NEWTON, JOHN (1823-1895), American general and engineer, was born in Norfolk, Virginia, on the 24th of August 1823, and graduated second in his class at the U.S. Military Academy in 1842. From 1842 to 1861 he was engaged in the construction of coast defences and the improvement of waterways; he was assistant professor of engineering in the Military Academy from 1843 to 1846, became a captain in 1856, and took part as chief engineer in the Utah expedition of 1857-1858. He served as an engineer in the Virginian campaign of 1861, and was promoted brigadier-general, U.S.V., in September. He especially distinguished himself in the Seven Days' battle and at Antietam, and after the battle of Fredericksburg was made major-general, U.S.V. In the Chancellorsville campaign Newton took part in the storming of Marye's Heights at Fredericksburg, on the 3rd of May 1863, and at the battle of Gettysburg he was for a time in command of the I. corps. He had already received the brevet of lieutenant-colonel for his services at Antietam, and he now became brevet colonel for his services at Gettysburg. Later he was transferred to Sherman's army, and as a division commander under General Oliver O. Howard took part in the Atlanta campaign. For gallant conduct at Peach Tree Creek he was made brevet brigadier-general, and at the close of the war was made brevet major-general, U.S.A. Returning to regular engineering duty after the war, he was stationed at New York from 1866 to 1884. His most important work there was the improvement of the Hudson river, and especially the removal of the obstructions to shipping in the dangerous entrance to the East river from Long Island Sound, known as Hell Gate. Under two of the largest obstructions Hallet's Point and Flood Rock, with a surface of three acres and nine acres respectively shafts were sunk from the shore, and tunnels were bored in every direction. In these tunnels thousands of pounds of explosives were placed, and the rocks were blown into fragments. In March 1884 he became Chief of Engineers, with the rank of brigadier-general, and held this position until his retirement from the army, at his own request, in August 1886. In 1887-1888 he was commissioner of public works in New York City, and from 1888 until his death, on the 1st of May 1895, he was president of the Panama railway.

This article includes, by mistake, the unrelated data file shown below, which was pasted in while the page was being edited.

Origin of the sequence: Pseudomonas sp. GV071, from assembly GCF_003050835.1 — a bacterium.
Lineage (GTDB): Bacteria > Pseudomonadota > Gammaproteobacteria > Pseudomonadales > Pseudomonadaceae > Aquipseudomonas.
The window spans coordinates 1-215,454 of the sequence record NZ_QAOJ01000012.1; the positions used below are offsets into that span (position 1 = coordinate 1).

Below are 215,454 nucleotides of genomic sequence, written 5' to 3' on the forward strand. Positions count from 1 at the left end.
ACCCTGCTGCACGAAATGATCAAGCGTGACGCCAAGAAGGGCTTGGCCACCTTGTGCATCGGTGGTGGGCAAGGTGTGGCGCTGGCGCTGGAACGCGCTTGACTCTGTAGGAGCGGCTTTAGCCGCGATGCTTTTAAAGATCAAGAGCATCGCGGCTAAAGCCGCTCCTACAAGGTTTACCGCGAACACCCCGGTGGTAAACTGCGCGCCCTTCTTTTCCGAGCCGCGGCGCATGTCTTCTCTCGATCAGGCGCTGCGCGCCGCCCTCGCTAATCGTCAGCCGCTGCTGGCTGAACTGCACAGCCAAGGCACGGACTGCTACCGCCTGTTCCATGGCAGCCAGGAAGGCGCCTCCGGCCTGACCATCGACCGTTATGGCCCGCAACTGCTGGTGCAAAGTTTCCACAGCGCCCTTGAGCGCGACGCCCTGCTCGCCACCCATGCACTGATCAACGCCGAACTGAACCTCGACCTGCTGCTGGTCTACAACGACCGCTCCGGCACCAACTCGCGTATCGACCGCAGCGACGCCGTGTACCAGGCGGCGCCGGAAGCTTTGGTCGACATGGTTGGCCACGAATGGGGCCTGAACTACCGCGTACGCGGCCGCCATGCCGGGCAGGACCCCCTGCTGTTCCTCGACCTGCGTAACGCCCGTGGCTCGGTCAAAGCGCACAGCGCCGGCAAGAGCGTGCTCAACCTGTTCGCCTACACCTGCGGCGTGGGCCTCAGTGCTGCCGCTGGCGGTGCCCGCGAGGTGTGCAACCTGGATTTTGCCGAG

Note - this article incorporates content from Encyclopaedia Britannica, Eleventh Edition, (1910-1911)